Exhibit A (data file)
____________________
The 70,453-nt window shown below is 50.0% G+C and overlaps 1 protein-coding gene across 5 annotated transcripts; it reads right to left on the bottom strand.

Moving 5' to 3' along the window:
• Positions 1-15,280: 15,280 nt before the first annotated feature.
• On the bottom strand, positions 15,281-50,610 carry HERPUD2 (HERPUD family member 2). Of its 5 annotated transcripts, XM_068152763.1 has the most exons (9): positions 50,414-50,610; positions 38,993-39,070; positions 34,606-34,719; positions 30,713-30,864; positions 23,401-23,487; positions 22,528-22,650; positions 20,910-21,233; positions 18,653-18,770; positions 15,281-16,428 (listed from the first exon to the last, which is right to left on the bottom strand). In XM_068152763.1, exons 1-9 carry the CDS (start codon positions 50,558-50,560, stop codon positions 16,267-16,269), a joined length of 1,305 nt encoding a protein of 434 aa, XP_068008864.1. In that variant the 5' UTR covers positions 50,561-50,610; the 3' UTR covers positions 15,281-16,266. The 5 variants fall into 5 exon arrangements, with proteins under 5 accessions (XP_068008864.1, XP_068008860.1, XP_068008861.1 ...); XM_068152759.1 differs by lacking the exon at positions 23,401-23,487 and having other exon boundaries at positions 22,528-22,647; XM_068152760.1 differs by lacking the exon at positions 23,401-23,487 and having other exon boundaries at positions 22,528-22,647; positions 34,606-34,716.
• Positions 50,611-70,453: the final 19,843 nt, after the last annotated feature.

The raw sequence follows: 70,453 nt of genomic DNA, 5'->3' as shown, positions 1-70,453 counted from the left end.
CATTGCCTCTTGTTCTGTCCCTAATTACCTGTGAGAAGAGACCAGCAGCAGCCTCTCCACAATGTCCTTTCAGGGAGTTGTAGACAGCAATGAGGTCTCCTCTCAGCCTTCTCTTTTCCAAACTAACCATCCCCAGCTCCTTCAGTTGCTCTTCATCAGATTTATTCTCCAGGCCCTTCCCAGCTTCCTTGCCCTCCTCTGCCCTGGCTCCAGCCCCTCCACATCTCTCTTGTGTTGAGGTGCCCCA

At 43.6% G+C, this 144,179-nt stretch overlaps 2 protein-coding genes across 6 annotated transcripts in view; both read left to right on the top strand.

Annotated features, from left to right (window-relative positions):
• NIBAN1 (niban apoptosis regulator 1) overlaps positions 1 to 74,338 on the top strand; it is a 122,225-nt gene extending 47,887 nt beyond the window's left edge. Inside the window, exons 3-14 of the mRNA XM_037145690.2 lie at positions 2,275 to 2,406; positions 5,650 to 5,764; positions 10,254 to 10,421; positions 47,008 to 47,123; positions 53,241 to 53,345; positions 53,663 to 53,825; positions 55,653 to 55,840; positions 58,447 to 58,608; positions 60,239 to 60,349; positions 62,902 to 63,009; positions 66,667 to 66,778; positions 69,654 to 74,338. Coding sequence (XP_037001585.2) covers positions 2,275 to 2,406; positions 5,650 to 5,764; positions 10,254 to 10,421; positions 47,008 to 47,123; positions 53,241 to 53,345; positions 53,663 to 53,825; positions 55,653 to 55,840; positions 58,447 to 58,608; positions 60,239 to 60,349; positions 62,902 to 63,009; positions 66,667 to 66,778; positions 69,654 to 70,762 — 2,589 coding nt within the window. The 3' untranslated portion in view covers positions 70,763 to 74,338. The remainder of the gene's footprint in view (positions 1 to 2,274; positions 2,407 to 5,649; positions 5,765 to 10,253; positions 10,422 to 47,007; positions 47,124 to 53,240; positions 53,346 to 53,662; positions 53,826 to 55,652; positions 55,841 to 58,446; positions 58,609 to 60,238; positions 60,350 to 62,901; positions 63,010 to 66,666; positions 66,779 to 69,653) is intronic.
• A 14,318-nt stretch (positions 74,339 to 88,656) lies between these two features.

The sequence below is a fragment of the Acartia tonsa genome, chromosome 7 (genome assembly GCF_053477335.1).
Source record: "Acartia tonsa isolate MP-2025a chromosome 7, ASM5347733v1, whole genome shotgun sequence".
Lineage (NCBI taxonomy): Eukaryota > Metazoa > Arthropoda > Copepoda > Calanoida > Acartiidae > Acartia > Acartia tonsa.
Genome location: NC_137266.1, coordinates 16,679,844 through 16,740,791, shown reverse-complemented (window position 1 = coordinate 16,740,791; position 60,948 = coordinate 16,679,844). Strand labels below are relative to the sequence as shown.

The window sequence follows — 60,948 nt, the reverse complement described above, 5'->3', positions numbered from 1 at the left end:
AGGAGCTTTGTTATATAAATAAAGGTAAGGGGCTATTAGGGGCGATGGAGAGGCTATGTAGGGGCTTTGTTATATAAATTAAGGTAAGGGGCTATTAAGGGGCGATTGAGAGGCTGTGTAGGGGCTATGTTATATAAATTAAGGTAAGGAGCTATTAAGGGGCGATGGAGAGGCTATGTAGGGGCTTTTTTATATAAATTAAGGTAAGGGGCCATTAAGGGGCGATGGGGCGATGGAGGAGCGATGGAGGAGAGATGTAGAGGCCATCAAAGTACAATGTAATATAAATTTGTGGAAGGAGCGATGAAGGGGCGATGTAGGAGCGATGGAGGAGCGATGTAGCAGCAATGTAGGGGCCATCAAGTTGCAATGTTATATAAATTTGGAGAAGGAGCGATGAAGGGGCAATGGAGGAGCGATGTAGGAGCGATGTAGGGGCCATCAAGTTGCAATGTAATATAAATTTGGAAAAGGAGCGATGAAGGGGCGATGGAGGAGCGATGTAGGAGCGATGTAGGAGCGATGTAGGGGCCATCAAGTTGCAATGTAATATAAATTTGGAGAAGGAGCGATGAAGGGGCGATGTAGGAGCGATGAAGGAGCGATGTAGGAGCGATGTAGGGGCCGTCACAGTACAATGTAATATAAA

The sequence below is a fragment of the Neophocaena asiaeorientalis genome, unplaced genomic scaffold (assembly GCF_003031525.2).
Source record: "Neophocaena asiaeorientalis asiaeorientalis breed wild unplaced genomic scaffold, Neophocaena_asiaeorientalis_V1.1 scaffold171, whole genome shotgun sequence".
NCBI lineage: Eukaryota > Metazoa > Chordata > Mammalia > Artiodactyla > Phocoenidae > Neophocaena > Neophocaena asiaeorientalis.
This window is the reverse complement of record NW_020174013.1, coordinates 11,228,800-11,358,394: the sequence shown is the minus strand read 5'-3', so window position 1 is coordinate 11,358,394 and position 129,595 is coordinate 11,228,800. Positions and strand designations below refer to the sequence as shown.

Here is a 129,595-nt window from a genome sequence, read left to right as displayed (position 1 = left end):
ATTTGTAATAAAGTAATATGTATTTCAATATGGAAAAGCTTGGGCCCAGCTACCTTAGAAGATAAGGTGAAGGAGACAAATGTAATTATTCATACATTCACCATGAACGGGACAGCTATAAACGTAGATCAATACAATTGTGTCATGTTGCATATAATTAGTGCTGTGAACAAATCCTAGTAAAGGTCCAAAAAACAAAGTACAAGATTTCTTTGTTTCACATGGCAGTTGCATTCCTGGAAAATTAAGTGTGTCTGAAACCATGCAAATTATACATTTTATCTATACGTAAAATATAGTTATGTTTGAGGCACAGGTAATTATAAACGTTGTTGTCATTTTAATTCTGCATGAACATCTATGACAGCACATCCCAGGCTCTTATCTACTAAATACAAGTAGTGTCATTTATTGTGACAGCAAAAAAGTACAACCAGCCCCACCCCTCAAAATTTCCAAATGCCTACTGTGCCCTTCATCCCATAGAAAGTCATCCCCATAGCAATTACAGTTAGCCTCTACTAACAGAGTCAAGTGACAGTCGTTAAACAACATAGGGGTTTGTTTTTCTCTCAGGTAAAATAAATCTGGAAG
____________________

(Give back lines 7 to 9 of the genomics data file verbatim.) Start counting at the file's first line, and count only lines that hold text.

CATTGCCTCTTGTTCTGTCCCTAATTACCTGTGAGAAGAGACCAGCAGCAGCCTCTCCACAATGTCCTTTCAGGGAGTTGTAGACAGCAATGAGGTCTCCTCTCAGCCTTCTCTTTTCCAAACTAACCATCCCCAGCTCCTTCAGTTGCTCTTCATCAGATTTATTCTCCAGGCCCTTCCCAGCTTCCTTGCCCTCCTCTGCCCTGGCTCCAGCCCCTCCACATCTCTCTTGTGTTGAGGTGCCCCA

At 43.6% G+C, this 144,179-nt stretch overlaps 2 protein-coding genes across 6 annotated transcripts in view; both read left to right on the top strand.

Annotated features, from left to right (window-relative positions):